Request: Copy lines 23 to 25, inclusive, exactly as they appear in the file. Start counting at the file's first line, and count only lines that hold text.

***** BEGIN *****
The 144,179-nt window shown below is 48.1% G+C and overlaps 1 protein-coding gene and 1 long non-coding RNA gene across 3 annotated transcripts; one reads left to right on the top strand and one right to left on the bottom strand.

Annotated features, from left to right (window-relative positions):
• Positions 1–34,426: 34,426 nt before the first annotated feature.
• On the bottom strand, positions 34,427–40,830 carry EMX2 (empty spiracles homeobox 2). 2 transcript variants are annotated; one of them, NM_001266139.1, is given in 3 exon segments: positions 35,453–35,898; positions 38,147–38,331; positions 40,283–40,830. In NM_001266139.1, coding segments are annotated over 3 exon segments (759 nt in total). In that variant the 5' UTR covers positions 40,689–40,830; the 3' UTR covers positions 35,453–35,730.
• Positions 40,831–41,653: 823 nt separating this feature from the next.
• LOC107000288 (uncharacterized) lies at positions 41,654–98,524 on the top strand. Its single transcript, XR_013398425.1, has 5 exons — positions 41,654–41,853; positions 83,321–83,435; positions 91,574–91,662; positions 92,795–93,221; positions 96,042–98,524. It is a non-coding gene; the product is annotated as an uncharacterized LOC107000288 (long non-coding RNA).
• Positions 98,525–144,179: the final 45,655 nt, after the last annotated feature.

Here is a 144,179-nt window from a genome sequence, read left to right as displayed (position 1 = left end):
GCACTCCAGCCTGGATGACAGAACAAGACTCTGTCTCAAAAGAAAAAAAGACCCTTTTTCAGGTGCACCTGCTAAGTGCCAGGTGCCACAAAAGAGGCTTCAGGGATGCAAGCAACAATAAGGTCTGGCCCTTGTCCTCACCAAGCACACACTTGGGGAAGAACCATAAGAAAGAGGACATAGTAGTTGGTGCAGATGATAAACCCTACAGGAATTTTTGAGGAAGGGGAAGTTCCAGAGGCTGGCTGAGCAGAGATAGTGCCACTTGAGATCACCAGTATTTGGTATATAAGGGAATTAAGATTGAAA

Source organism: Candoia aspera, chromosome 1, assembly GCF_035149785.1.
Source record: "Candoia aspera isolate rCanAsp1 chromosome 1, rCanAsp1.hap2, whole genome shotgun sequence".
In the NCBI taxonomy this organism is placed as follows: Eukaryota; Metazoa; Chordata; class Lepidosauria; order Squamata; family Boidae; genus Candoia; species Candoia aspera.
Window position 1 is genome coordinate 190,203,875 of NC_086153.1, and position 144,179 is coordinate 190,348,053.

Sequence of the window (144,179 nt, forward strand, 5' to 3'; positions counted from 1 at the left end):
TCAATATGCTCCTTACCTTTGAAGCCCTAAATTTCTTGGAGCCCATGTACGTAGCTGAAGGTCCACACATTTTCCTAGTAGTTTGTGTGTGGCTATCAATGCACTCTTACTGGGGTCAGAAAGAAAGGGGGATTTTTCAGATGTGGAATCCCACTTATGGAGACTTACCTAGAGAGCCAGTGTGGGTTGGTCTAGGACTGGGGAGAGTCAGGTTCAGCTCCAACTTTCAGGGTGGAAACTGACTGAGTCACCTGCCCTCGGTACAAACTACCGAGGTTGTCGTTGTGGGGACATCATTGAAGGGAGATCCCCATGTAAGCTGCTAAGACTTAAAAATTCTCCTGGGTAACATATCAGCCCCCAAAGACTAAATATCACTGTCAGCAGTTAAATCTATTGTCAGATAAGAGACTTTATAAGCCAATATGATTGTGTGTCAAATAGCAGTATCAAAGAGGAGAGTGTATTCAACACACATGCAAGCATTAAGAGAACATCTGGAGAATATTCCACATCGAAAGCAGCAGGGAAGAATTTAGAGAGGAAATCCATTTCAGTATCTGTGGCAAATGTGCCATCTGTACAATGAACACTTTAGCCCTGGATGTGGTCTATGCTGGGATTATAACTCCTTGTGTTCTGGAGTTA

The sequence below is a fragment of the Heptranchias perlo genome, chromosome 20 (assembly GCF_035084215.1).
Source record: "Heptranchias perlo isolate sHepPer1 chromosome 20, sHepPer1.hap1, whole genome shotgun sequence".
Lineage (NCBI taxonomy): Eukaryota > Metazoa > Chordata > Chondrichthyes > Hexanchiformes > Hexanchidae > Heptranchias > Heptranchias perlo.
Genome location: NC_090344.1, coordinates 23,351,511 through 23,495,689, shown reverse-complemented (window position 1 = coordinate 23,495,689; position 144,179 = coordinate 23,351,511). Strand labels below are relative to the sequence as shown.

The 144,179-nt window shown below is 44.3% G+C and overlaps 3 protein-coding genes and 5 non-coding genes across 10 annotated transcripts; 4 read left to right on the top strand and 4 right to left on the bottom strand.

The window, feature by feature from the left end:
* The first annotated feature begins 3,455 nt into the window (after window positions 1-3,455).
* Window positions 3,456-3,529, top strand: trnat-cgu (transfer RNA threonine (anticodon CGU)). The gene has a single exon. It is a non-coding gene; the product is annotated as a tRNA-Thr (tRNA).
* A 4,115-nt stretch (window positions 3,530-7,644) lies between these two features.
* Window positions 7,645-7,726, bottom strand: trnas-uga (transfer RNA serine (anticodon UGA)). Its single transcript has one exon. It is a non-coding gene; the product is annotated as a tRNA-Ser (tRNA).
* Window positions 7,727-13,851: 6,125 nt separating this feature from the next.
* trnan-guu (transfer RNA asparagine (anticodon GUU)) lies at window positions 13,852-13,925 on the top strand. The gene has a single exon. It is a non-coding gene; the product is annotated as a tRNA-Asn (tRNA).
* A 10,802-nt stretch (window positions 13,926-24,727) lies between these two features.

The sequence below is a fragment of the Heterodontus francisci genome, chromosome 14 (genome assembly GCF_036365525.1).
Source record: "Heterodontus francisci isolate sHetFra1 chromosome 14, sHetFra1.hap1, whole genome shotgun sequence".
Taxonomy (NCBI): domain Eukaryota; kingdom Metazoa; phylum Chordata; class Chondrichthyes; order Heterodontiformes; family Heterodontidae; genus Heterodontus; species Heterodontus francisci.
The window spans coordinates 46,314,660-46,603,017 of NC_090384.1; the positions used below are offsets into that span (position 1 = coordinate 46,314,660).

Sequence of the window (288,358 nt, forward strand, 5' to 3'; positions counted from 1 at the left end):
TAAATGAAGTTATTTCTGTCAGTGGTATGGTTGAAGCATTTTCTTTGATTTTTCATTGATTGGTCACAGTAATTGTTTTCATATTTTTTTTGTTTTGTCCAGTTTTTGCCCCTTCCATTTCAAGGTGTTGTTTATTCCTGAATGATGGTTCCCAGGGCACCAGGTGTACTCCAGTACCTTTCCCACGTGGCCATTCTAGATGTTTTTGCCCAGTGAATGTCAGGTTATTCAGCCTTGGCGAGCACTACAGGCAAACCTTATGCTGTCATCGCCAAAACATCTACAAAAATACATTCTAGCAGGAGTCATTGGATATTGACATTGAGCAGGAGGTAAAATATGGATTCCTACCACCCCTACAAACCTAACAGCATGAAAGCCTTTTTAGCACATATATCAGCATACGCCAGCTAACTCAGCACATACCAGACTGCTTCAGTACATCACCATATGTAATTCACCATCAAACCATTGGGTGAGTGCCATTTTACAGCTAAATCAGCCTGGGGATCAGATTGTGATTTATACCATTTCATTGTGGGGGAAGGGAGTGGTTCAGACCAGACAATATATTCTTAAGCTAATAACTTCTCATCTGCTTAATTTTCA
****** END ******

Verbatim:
* Window positions 3,456-3,529, top strand: trnat-cgu (transfer RNA threonine (anticodon CGU)). The gene has a single exon. It is a non-coding gene; the product is annotated as a tRNA-Thr (tRNA).
* A 4,115-nt stretch (window positions 3,530-7,644) lies between these two features.
* Window positions 7,645-7,726, bottom strand: trnas-uga (transfer RNA serine (anticodon UGA)). Its single transcript has one exon. It is a non-coding gene; the product is annotated as a tRNA-Ser (tRNA).